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Say I have RegisterModel for user registration and some UserService that implementing IUserService

public interface IUserService
   User CreateUser(User newUser);

public ActionResult Register(RegisterModel model)
            if (ModelState.IsValid)

                // ... logic for newuser

                User user = _userService.CreateUser(newuser);


                return RedirectToRoute("Homepage");

            return View(model);

Given that RegisterModel might be very complex, where is the logic should go for mapping RegisterModel to User object

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1 Answer 1

up vote 11 down vote accepted

You never pass a view model to a service. A service doesn't even know about the existence of a view model that you might have defined in your GUI (ASP.NET MVC) tier. A service works with domain models. Personally I use AutoMapper to map between view models and models and vice versa, so this logic goes into the mapping layer.

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So what does service layer do here? If controller handles retrieving model classes from repository and updating them using AutoMapper, what does service layer do here? –  LukLed Feb 19 '11 at 20:36
@LukLed, the service layer exposes business operations that you could do with the model. Those business operations could be reused among many different applications: ASP.NET MVC, WinForms, WPF, exposed as WCF services, ... View models are just temporary objects to answer a specific needs of a given view. They are just a representation of the real model. View models are not something that a service layer should bother with. They are too specific to the given application. –  Darin Dimitrov Feb 19 '11 at 20:38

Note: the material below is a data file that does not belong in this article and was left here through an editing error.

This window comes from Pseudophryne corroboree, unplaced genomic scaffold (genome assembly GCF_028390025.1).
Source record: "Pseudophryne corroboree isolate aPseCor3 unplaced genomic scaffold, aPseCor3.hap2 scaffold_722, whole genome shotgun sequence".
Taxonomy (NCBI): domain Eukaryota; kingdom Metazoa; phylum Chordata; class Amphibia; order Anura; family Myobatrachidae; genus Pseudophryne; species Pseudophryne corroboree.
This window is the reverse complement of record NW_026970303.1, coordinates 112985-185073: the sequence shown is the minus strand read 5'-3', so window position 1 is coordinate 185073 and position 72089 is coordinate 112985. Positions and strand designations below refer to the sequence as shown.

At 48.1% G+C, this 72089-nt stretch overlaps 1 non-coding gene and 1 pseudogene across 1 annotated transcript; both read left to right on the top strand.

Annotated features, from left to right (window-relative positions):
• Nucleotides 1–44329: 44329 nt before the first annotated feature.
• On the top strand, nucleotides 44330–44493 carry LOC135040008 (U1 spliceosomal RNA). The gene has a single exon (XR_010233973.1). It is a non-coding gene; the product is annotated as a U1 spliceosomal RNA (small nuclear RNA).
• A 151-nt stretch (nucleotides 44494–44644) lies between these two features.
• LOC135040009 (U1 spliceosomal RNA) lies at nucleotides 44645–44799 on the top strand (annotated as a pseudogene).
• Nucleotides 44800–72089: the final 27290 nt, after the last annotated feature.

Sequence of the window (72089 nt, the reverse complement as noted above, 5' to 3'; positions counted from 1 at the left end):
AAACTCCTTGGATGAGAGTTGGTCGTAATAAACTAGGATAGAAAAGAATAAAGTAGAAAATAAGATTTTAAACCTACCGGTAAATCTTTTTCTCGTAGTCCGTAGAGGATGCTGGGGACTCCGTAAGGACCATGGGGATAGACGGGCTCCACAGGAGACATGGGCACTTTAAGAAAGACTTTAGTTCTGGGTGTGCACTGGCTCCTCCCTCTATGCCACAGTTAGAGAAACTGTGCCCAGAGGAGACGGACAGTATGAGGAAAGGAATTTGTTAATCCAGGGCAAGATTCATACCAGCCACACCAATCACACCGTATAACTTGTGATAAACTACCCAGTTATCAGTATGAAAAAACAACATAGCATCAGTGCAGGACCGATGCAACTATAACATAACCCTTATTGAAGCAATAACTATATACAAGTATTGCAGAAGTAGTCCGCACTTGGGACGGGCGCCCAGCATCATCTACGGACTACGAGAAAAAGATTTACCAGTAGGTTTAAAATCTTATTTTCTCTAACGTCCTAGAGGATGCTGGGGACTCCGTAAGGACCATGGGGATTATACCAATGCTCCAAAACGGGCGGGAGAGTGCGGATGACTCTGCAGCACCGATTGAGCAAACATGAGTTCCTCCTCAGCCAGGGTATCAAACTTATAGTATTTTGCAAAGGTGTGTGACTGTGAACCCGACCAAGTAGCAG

@Darin Dimitrov: My question is, what does it do here? Can you give an example of communication between controller and service in this specific situation, when we are creating user? –  LukLed Feb 19 '11 at 20:41
@LukLed, here's an example: a controller action receives a view model from a view, it uses a mapping layer (AutoMapper in my case) to map this view model to a model and then invokes a service method passing it this model. So the important thing to note here is that the controller communicates with the view only through view models: it receives view models to the view and it passes view models to the view. That's how I do it. –  Darin Dimitrov Feb 19 '11 at 20:42
@eldar, I think both approaches good. And by the way for me EF models should not be considered as models (unless you use Code First approach) => those are just autogenerated by assistant database transport objects that should go into a CRUD repository and not a service because they are often polluted/related with the specific data access technology you are using (EF in this case). –  Darin Dimitrov Feb 19 '11 at 20:51

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